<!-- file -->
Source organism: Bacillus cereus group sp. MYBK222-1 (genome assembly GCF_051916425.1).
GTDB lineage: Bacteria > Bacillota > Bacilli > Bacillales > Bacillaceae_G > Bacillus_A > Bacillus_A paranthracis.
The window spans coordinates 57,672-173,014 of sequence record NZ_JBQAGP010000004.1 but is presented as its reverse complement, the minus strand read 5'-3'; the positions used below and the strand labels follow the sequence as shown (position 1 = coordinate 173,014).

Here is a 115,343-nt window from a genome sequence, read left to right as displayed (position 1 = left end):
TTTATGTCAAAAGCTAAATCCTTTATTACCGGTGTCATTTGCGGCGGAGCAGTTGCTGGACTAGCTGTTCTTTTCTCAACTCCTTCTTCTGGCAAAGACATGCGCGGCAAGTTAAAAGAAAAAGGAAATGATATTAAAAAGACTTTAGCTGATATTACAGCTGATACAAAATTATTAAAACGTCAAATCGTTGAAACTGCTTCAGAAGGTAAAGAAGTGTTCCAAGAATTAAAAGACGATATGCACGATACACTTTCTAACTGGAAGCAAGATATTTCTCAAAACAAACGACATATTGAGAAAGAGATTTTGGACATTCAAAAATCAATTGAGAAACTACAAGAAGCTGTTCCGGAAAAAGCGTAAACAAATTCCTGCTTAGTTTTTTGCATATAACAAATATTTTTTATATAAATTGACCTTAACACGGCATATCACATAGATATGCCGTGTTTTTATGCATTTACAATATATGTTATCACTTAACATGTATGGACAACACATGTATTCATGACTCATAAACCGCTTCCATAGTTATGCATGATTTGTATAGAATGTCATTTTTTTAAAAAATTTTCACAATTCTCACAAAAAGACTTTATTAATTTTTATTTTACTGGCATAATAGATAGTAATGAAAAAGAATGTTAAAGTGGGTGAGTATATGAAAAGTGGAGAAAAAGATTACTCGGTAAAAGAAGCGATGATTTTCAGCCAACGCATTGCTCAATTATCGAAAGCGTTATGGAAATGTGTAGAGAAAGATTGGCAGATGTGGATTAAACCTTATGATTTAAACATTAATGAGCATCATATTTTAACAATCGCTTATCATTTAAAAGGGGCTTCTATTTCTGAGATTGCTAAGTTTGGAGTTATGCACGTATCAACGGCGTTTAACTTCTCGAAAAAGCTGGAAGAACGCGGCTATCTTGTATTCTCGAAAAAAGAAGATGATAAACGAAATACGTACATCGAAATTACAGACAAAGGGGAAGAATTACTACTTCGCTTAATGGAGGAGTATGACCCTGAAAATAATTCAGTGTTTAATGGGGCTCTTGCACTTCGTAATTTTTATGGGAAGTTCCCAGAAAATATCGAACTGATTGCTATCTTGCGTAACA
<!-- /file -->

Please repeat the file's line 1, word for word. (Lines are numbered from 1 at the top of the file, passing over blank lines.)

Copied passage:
Source organism: Bacillus cereus group sp. MYBK222-1 (genome assembly GCF_051916425.1).